From the monthly archives:

November 2010

READ Poster: Egyptology

by Vicky on November 30, 2010

Our cat, Vanessa, is so very Egyptian and goddess-like.

She deigned to pose for me—noblesse oblige— so I seized the opportunity to immortalize her in a READ poster.

For me, she personifies the magic of discovering other times, other places, through books—the allure of lost civilizations and ancient Egyptian mysteries…

The book featured as a backdrop is Egyptology: Search for the Tomb of Osiris, by Emily Sands and Dugald Steer, and illustrated by Nick Harris et al.


The Tale of Two Bad Mice

by Vicky on November 30, 2010

Our Page Presents show featured Beatrix Potter’s story, The Tale of Two Bad Mice, on November 19.

I modified my backdrop, which had first been a church, then a library, and now a doll house.  The story begins when the two residents of the doll house, Lucinda and Jane, go out for a ride in their carriage. 

Tom Thumb and his wife, Hunca Munca, venture out from their hole and find that the door of the doll house is open.

They go inside, and, in my version of the story, Tom Thumb invites Hunca Munca for a dance before dinner.  (I added the dancing because Matt had been wanting to teach the kids how to polka.  Which he did!)

Tom Thumb and Hunca Munca dance to the opening section of “The Pizzicato Polka,” then decide to sample the delicious dinner laid out in the dining room.

They soon discover that the food is inedible and impossible to slice.  It is doll house food, made from plaster.  In the original story, the mice have a wonderful time smashing the dishes, but, alas, I had no doll house dishes to smash.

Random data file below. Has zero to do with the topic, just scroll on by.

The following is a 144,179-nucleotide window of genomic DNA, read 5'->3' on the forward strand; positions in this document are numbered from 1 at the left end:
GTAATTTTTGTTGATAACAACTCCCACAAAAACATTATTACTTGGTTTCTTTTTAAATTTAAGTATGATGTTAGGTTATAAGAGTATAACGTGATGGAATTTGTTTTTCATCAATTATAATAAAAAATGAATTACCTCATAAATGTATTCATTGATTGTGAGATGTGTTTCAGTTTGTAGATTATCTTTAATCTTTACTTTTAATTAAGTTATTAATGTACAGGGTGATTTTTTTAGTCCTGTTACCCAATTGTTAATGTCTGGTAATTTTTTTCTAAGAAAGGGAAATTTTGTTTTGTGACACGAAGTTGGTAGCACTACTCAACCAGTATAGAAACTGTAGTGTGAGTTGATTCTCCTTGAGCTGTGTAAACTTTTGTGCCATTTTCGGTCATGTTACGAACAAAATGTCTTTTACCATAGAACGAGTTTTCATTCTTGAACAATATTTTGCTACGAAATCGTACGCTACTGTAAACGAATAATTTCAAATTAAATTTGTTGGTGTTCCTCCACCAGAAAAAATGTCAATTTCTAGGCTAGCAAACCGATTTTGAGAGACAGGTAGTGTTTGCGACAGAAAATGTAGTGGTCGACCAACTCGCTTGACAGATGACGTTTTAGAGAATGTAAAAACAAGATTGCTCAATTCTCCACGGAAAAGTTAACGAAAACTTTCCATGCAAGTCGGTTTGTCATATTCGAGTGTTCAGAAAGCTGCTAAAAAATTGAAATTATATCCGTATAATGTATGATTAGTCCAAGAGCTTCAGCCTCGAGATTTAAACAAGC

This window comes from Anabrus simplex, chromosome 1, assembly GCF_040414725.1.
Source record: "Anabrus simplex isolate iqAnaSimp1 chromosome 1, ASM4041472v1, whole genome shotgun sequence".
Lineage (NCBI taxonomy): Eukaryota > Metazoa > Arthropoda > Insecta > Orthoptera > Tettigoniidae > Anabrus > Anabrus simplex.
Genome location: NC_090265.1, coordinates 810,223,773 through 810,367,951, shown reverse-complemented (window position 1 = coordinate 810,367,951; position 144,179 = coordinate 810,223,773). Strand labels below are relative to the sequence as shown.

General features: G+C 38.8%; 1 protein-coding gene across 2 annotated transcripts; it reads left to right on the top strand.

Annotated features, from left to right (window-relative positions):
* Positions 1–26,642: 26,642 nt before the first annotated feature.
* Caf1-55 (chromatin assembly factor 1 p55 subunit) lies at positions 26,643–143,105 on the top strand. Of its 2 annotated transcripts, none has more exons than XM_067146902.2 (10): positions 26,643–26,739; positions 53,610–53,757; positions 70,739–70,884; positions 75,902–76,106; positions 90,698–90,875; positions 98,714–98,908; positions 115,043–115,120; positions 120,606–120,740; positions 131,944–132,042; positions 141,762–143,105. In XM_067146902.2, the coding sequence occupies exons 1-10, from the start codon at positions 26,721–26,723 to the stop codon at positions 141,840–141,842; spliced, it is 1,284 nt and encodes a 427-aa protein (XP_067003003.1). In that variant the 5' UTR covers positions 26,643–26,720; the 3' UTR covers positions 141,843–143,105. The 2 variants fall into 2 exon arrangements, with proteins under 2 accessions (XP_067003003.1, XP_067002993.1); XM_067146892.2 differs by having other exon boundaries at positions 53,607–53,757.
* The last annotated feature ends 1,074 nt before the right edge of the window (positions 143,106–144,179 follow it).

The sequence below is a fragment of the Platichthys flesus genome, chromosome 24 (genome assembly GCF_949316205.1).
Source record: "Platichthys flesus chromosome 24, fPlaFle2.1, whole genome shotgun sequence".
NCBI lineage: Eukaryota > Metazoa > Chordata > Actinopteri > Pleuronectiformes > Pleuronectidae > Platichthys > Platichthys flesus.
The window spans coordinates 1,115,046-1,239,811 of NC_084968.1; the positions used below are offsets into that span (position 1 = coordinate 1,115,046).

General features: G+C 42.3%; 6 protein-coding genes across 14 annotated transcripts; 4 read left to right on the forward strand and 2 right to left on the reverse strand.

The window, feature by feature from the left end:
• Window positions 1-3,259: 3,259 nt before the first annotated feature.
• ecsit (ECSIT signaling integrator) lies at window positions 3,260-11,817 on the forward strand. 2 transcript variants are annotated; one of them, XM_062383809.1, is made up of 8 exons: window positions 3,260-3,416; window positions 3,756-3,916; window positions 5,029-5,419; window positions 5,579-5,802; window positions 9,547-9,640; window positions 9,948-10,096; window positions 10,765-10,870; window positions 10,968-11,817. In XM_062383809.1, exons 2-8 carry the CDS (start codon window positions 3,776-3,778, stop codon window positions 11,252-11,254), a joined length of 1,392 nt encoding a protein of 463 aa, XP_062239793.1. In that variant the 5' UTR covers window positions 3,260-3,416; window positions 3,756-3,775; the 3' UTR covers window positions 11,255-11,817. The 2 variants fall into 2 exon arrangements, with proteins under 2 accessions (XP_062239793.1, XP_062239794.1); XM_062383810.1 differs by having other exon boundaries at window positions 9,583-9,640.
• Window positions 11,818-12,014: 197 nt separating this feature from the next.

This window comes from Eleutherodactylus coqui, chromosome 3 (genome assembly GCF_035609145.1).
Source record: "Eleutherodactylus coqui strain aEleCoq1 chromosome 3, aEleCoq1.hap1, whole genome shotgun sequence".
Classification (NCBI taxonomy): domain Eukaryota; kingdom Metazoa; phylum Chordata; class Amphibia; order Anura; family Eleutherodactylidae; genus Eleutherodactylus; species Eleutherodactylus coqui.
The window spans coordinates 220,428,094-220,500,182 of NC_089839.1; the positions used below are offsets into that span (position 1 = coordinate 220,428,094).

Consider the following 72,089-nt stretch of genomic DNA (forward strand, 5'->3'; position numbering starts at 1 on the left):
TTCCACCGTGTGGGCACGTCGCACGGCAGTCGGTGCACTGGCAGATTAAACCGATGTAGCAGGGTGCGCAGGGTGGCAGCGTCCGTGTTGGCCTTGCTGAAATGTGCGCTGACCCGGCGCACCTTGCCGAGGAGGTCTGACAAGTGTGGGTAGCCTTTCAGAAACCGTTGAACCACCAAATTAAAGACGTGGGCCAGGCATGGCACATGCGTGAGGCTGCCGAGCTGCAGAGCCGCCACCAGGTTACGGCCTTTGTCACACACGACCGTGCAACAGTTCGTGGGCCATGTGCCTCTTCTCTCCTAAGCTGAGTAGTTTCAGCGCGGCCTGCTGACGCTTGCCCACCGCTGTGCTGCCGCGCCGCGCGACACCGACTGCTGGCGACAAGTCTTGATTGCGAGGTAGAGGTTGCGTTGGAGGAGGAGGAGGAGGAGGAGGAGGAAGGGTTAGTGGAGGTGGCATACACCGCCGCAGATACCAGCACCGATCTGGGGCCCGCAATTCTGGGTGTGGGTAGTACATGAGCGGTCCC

So, in my version the two mice just get really angry and decide to go upstairs and trash the house.

The pillow fight is beautifully messy!  I have to be careful that my hastily constructed mouse puppets don’t get too carried away with the pillow fight, as they weren’t designed for much roughhousing!

In Beatrix Potter’s story, the mice then proceed to steal some of the doll furniture for their own home, but I cut this section.  Lucinda and Jane return from their carriage ride and find their house in complete chaos.  But, in the end, Tom Thumb and Hunca Munca contrive to pay for the damage they have caused.  Tom Thumb finds a sixpence under the hearth rug and puts it into the dolls’ Christmas stocking.  And Hunca Munca visits the doll house every morning before anyone is awake to dust and sweep it clean.

After the story, everyone made Mouse masks!  These were inspired by the much more elegant design by Corinne Okada for florentine style rat masks (for a children’s theater production of The Pied Piper of Hamelin).

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Cool After School: Leonardo’s Ornithopter

by Vicky on November 30, 2010

Maxine Anderson’s book, Amazing Leonardo da Vinci Inventions You Can Build Yourself, was the inspiration for the November 17 Cool After School class.

I read an excerpt from Jon Scieszka’s Time Warp Trio series, Da Wild, Da Crazy, Da Vinci, to introduce the kids to Da Vinci in a fun, light-hearted way.  Leonardo thinks the time-traveling kids are spies, since they already know about his secret drawings for inventions that he has never made.

Then everyone made simple models of Leonardo’s ornithopter.  They made test flights and then modified their ornithopters in various ways to improve their flight.  We discovered that adding a nose cone really helped.

Afterwards, I got out my laptop and showed them video of the first human-powered ornithopter flight on August 2, 2010, with a craft designed and built by a team of University of Toronto engineering students.


Library Lion

by Vicky on November 30, 2010

I discovered this book when I was trying to prepare for a preschool visit for which I had been given quite a long list of  learning objectives, not the least of which was that my story should be about the letter L!  And lo! the book itself offered perfect jumping-off points for discussion about how to behave in the library, how to care for library books, and the importance of stories.  Better yet, I discovered that our branch has Library Lion, by Michelle Knudsen and illustrated by Kevin Hawkes, and it also has the Spanish edition, Un Leon en la biblioteca (translated by Teresa Mlawer).